Thoughts and Teachings: Haftarah for D’varim

This week is the last of the three Shabbats leading up to Tisha b’Av. And yes, this Shabbat is Tisha b’Av, but as we do not fast on Shabbat the observance is moved to Motzei Shabbat (the end of Shabbat).

Interestingly, this Shabbat is significant for at least two reasons. First, it is the last of the Three Weeks of Admonition, which leads up to the memorial of the destruction of both Temples, as well as numerous other atrocities perpetrated against the Jewish People throughout the centuries. Second, it sees the unification of the two Torah reading cycles, one followed in Israel and the other in the Diaspora, which have been separated since the end of Unleavened Bread. It should not be a surprise that the memorial of Israel’s greatest experiences of grief is also the time of her unification as a community.

The Torah portion is from Deuteronomy 1.1 – 3.22.[i] “These are the words that Moshe spoke to all Israel across the Jordan,” (Deuteronomy 1.1) serves as an introduction to the first of three discourses delivered by Moshe before bequeathing his position of leadership to Joshua. Much of this first discourse is a historical review, the good times and the bad, of Israel’s wanderings after the deliverance from Egypt.

The Haftarah is from Isaiah 1.1 – 27, the first of Isaiah’s visions of divine judgement or discipline on the His chose people Israel. Isaiah hears the LORD proclaim concerning Israel, “Sons I have raised and brought up, but they have rebelled against Me” (1.2) and “They have abandoned ADONAI. They have despised Israel’s Holy One. They have turned backwards” (1.4). Eventually, the LORD proclaims, “I will turn My hand on you, purge away your dross, and remove all your alloy” (1.25). Rashi notes that “The wicked are referred to as dross because like foreign matter that adulterates silver, evildoers infiltrate the nation and contaminate its moral and spiritual standing.”[ii] Dross, however, is not removed easily or without pain, but by passing through the fires of purification. It is often stated that a loving God would not cause pain and anguish to His chosen ones. However, Job observed, “Should we accept the good from God and not accept the bad?” (Job 2.10). In our daily prayers, at the beginning of the Barchu we recite,

בָּרוּך אַתָּה ׳׳ אְֶלֹהֵינוּ מֶלֶך הָעוֹלָם, יוֹצֵר אוֹר וּבוֹרֵא חֹשֶׁך, עֹשֶׂה שָׁלוֹם וּבוֹרֵא אֶת הַכֹּל

Blessed are you LORD our God, King of the Universe,
who forms light and creates darkness,
makes peace and creates all.

This blessing comes from a proclamation made by the LORD through the prophet Isaiah,

I form light and create darkness. I make shalom and create calamity. I, ADONAI, do all these things. (Isaiah 45.7)

How is it possible that a “good” God can “make shalom and create calamity”? It appears to be a dichotomy. However, we find a possible answer in Eichah (Lamentations), which we read on erev Tisha b’Av. Eichah records the prophet Jeremiah’s lament over the destruction of Jerusalem and the exile of the Bnei Israel. In the middle of his lament, we read these well-known words of comfort, “Because of the mercies of ADONAI we will not be consumed, for His compassions never fail. They are new every morning! Great is Your faithfulness” (Eichah 3.22 – 23). If we read a bit further there is an equally important assurance, though I doubt it has ever been set to music.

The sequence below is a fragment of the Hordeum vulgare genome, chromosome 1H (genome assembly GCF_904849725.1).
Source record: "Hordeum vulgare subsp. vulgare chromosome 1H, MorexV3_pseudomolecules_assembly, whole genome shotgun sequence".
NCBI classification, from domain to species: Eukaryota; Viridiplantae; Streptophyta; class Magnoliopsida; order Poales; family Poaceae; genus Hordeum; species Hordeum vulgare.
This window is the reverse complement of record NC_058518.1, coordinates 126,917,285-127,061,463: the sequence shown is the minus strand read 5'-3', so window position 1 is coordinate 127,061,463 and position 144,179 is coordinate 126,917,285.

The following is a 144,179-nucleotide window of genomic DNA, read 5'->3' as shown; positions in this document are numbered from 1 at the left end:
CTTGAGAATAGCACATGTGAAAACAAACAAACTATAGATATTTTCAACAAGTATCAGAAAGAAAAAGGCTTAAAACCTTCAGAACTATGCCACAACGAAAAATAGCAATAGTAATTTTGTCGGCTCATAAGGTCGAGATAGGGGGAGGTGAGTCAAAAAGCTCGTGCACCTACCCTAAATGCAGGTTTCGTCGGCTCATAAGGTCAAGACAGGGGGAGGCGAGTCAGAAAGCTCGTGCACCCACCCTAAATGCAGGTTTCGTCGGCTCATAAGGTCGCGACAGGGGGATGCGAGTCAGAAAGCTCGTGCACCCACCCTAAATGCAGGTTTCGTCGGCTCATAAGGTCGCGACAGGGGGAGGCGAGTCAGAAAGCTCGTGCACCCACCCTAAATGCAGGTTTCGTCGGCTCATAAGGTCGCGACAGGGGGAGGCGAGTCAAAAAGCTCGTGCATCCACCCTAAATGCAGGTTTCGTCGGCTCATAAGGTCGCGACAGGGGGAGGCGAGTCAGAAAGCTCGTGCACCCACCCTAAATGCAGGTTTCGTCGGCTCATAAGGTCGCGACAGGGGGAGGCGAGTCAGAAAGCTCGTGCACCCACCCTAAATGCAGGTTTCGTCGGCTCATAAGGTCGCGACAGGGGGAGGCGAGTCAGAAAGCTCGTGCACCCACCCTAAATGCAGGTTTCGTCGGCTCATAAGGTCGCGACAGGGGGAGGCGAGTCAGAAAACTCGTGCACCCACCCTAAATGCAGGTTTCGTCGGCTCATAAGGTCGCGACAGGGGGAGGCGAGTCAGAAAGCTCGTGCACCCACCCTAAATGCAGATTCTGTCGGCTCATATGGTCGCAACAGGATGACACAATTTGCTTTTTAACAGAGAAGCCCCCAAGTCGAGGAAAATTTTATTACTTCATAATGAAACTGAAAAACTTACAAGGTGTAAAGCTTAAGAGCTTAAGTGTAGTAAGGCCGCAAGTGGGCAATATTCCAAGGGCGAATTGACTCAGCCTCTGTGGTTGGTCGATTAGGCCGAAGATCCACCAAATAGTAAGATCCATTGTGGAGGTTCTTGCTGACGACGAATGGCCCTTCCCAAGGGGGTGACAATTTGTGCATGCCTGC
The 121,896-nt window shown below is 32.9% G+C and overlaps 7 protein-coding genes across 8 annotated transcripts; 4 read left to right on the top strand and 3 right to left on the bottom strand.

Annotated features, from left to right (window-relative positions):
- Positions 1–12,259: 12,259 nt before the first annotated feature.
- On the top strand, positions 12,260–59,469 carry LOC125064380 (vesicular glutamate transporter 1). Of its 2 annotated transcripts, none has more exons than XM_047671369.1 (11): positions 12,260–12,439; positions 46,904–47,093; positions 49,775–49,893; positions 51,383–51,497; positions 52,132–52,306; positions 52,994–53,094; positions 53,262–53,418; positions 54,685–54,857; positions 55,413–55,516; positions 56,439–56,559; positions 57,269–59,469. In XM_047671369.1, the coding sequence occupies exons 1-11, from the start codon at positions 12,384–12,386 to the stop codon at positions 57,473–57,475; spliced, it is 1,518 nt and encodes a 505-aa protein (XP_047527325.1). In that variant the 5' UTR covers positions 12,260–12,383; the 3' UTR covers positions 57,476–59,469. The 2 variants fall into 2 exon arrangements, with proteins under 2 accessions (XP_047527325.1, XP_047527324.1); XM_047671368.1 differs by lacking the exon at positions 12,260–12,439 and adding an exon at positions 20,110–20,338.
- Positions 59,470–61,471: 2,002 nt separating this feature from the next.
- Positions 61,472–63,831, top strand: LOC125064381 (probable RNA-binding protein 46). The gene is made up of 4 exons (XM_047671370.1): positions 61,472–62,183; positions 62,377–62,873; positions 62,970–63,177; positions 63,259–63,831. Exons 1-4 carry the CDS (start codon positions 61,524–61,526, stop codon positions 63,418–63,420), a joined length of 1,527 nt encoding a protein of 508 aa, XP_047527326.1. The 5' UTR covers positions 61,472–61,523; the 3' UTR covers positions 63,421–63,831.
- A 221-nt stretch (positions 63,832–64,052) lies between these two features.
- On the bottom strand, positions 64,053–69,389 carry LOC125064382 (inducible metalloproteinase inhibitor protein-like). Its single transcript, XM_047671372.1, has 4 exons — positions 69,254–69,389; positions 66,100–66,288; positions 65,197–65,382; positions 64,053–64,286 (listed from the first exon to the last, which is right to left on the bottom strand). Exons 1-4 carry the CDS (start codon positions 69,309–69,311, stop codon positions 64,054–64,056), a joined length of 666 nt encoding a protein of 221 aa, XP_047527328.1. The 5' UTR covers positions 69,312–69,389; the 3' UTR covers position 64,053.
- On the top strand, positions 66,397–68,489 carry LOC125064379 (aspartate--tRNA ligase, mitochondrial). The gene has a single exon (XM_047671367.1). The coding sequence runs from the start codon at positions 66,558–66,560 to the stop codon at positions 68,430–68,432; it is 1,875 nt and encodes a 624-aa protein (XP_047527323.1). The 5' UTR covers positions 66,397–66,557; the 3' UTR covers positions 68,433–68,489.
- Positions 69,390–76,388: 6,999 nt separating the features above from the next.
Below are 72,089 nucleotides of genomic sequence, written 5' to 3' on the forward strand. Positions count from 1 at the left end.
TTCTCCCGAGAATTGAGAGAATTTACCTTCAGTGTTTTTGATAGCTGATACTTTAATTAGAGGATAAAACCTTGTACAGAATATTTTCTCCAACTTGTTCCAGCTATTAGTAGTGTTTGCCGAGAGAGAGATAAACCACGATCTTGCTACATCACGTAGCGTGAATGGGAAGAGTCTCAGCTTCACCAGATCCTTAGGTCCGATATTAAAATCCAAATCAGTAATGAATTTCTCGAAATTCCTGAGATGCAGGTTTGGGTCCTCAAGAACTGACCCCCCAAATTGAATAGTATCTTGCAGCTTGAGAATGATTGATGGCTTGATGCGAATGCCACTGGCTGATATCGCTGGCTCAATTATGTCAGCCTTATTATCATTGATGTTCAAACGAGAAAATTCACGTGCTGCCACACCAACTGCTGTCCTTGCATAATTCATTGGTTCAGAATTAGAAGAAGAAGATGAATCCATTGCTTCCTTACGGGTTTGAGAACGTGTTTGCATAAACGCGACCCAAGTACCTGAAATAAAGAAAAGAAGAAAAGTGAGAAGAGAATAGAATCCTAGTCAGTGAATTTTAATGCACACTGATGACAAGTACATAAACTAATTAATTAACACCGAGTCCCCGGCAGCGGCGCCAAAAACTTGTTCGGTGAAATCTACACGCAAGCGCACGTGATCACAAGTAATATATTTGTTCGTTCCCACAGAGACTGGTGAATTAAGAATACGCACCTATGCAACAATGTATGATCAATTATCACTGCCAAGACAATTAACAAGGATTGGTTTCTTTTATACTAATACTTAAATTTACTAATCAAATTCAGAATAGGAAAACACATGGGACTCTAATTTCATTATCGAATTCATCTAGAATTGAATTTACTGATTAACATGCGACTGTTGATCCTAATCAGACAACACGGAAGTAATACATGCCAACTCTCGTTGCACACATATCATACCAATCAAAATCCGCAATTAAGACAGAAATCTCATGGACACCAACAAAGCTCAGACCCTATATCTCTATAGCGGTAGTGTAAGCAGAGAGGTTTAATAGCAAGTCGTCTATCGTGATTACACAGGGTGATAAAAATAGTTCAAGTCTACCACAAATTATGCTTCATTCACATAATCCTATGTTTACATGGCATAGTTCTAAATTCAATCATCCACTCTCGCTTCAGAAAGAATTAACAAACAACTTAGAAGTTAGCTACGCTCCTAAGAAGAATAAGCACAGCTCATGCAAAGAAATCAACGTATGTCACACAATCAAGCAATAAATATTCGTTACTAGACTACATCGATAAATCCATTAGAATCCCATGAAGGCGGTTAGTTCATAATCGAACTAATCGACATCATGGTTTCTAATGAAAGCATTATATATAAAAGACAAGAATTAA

For the LORD will not reject forever. For though He has caused grief, yet He will have compassion, according to His abundant mercies. – Eichah 3.31 – 32

“Though He has caused grief, He will not reject forever” is a guarantee that both Israel, as well as the grafted-in from the Nations, may also hold tightly. Remember the words of the author to the Hebrews in the Apostolic Writings. In speaking of the discipline of the LORD, the writer states

Now all discipline seems painful at the moment—not joyful. But later it yields the peaceful fruit of righteousness to those who have been trained by it. (Hebrews 12.11)

In other words, we can either learn from the discipline and have the “fruit of righteousness” germinate and mature in our lives or we can reject the discipline and be broken by it. Jeremiah, in the midst of his proclamation of the LORD’s discipline and judgement, received this promise from the LORD,

For I know the plans that I have in mind for you,” declares Adonai, “plans for shalom and not calamity—to give you a future and a hope. (Jeremiah 29.11)

Just as sure as judgement and disciple will come, so will come the deliverance of the LORD to those who seek Him. So here, in the last of the Three Weeks of Admonition, we read the desire of the heart of ADONAI,

“Come now, let us reason together,” says ADONAI. “Though your sins be like scarlet, they will be as white as snow. Though they be red like crimson, they will become like wool. If you are willing and obey, you will eat the good of the land. … Zion will be redeemed with justice, her repentant with righteousness.” (Isaiah 1.18 – 19 & 27)

Shabbat Shalom

[i] Unless otherwise noted, all Scriptures are from the Tree of Life (TLV) Translation of the Bible.

[ii] Rabbi Nossom Scherman. The Later Prophets: with a Commentary Anthologized from Rabbinic Writings, Isaiah. Mesorah Publications, Brooklyn, 2013, p15

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Michael Hillel with his wife Vered and their three children, made aliyah from the US in late 80s, and in biblical fashion has, for the last 27 years, done whatever his hands have found to do. In 2013 Michael began working on a MA degree in Messianic Jewish Theology. Using the tools learned from his studies, he has been writing teaching and devotional materials from both the Tanakh and Apostolic Writings. Since Messianic Judaism shares a communal context with both Judaism and Christianity, he incorporates material from both traditionally Jewish and Christian perspectives.